It goes without saying that Sony, Nikon and Olympus are big camera manufacturers and they are all Japanese. In fact, the country doesn’t seem to stop making advancements in the field of digital optics, especially if we talk about cameras. A joint group of researchers working at two separate Japanese universities have come out with a camera that’s 1,000 times faster than existing high-speed cameras.
Developed by the University of Tokyo and Keio University, the world’s fastest camera can capture images such as chemical reactions, lattice vibrational waves, plasma dynamics, even heat conduction, in a single shot.
Using a new technology called Sequentially Timed All-optical Mapping Photography (STAMP), the camera’s optical shutter enables it to shoot images consecutively in less than one-trillionth of a second.
Prior to the announcement in Japan, high-speed photography relied on the pump-probe process—where light is “pumped” at an object to be photographed, and then “probed” for absorption.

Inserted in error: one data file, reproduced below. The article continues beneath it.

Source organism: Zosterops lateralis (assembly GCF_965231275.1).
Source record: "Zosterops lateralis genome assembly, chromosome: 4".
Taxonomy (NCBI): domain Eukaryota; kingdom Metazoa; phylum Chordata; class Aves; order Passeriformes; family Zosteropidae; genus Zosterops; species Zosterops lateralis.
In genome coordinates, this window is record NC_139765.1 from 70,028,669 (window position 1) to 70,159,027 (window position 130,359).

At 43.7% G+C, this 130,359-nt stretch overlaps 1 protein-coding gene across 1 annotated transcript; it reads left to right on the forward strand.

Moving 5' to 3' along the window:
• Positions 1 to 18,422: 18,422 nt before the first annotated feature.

“The main drawback to such an approach is that it requires repetitive measurements to construct an image. The new camera is motion-based femtophotography, performing single-shot bursts for image acquisition, which means it has no need for repetitive measurements,” according to a report.
Researchers are of the opinion that their camera could make a difference, in both the public and private sectors, in a variety of fields. Some examples would be laser processes used for making big items like car parts, or in tiny applications such as the creation of semiconductros.